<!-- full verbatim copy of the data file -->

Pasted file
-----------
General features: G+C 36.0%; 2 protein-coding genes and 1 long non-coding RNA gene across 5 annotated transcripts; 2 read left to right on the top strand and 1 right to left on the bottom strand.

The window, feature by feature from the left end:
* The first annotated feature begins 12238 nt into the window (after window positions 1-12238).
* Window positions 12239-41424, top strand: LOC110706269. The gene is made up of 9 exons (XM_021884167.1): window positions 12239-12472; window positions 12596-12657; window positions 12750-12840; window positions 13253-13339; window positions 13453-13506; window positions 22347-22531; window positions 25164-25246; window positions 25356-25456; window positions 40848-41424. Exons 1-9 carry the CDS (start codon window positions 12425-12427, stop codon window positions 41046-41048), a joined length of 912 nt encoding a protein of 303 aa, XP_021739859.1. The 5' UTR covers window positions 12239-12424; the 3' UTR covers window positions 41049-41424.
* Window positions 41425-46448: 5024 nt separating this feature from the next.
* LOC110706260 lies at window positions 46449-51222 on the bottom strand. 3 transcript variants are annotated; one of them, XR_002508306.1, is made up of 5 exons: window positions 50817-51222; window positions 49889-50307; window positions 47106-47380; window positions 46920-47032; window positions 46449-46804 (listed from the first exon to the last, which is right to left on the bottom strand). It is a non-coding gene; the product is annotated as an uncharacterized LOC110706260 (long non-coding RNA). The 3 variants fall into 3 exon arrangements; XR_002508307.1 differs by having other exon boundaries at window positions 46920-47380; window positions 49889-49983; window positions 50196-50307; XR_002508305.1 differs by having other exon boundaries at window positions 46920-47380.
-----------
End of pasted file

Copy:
General features: G+C 36.0%; 2 protein-coding genes and 1 long non-coding RNA gene across 5 annotated transcripts; 2 read left to right on the top strand and 1 right to left on the bottom strand.

The window, feature by feature from the left end:
* The first annotated feature begins 12238 nt into the window (after window positions 1-12238).
* Window positions 12239-41424, top strand: LOC110706269. The gene is made up of 9 exons (XM_021884167.1): window positions 12239-12472; window positions 12596-12657; window positions 12750-12840; window positions 13253-13339; window positions 13453-13506; window positions 22347-22531; window positions 25164-25246; window positions 25356-25456; window positions 40848-41424. Exons 1-9 carry the CDS (start codon window positions 12425-12427, stop codon window positions 41046-41048), a joined length of 912 nt encoding a protein of 303 aa, XP_021739859.1. The 5' UTR covers window positions 12239-12424; the 3' UTR covers window positions 41049-41424.
* Window positions 41425-46448: 5024 nt separating this feature from the next.
* LOC110706260 lies at window positions 46449-51222 on the bottom strand. 3 transcript variants are annotated; one of them, XR_002508306.1, is made up of 5 exons: window positions 50817-51222; window positions 49889-50307; window positions 47106-47380; window positions 46920-47032; window positions 46449-46804 (listed from the first exon to the last, which is right to left on the bottom strand). It is a non-coding gene; the product is annotated as an uncharacterized LOC110706260 (long non-coding RNA). The 3 variants fall into 3 exon arrangements; XR_002508307.1 differs by having other exon boundaries at window positions 46920-47380; window positions 49889-49983; window positions 50196-50307; XR_002508305.1 differs by having other exon boundaries at window positions 46920-47380.